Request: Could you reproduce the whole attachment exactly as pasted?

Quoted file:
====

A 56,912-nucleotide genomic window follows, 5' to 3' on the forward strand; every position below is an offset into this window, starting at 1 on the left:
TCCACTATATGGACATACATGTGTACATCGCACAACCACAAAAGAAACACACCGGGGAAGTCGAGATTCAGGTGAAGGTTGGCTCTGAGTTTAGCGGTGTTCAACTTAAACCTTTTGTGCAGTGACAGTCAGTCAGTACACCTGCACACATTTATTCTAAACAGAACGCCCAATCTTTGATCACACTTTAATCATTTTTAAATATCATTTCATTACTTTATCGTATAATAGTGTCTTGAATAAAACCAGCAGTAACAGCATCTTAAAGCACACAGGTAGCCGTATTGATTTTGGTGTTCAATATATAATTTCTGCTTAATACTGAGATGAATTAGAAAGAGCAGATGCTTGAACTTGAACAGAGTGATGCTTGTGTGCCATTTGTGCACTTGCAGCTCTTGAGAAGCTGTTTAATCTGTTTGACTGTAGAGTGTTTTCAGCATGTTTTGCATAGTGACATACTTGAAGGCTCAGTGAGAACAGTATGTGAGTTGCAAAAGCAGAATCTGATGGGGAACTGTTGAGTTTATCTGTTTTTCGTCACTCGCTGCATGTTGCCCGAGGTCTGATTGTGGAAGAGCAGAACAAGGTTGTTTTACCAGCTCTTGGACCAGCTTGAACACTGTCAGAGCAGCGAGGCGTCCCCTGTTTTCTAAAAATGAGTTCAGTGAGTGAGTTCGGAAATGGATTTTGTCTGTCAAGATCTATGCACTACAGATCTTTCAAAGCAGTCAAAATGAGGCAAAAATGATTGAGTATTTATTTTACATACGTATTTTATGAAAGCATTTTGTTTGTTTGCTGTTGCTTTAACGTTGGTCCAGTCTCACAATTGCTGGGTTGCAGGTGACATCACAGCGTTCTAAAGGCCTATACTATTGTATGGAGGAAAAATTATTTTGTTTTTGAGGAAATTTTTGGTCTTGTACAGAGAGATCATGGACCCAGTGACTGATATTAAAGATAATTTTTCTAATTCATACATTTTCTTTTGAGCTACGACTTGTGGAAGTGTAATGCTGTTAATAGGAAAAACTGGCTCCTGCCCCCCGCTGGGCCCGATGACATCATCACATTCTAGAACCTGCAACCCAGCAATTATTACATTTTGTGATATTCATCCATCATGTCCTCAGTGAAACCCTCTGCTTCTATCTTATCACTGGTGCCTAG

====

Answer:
A 56,912-nucleotide genomic window follows, 5' to 3' on the forward strand; every position below is an offset into this window, starting at 1 on the left:
TCCACTATATGGACATACATGTGTACATCGCACAACCACAAAAGAAACACACCGGGGAAGTCGAGATTCAGGTGAAGGTTGGCTCTGAGTTTAGCGGTGTTCAACTTAAACCTTTTGTGCAGTGACAGTCAGTCAGTACACCTGCACACATTTATTCTAAACAGAACGCCCAATCTTTGATCACACTTTAATCATTTTTAAATATCATTTCATTACTTTATCGTATAATAGTGTCTTGAATAAAACCAGCAGTAACAGCATCTTAAAGCACACAGGTAGCCGTATTGATTTTGGTGTTCAATATATAATTTCTGCTTAATACTGAGATGAATTAGAAAGAGCAGATGCTTGAACTTGAACAGAGTGATGCTTGTGTGCCATTTGTGCACTTGCAGCTCTTGAGAAGCTGTTTAATCTGTTTGACTGTAGAGTGTTTTCAGCATGTTTTGCATAGTGACATACTTGAAGGCTCAGTGAGAACAGTATGTGAGTTGCAAAAGCAGAATCTGATGGGGAACTGTTGAGTTTATCTGTTTTTCGTCACTCGCTGCATGTTGCCCGAGGTCTGATTGTGGAAGAGCAGAACAAGGTTGTTTTACCAGCTCTTGGACCAGCTTGAACACTGTCAGAGCAGCGAGGCGTCCCCTGTTTTCTAAAAATGAGTTCAGTGAGTGAGTTCGGAAATGGATTTTGTCTGTCAAGATCTATGCACTACAGATCTTTCAAAGCAGTCAAAATGAGGCAAAAATGATTGAGTATTTATTTTACATACGTATTTTATGAAAGCATTTTGTTTGTTTGCTGTTGCTTTAACGTTGGTCCAGTCTCACAATTGCTGGGTTGCAGGTGACATCACAGCGTTCTAAAGGCCTATACTATTGTATGGAGGAAAAATTATTTTGTTTTTGAGGAAATTTTTGGTCTTGTACAGAGAGATCATGGACCCAGTGACTGATATTAAAGATAATTTTTCTAATTCATACATTTTCTTTTGAGCTACGACTTGTGGAAGTGTAATGCTGTTAATAGGAAAAACTGGCTCCTGCCCCCCGCTGGGCCCGATGACATCATCACATTCTAGAACCTGCAACCCAGCAATTATTACATTTTGTGATATTCATCCATCATGTCCTCAGTGAAACCCTCTGCTTCTATCTTATCACTGGTGCCTAG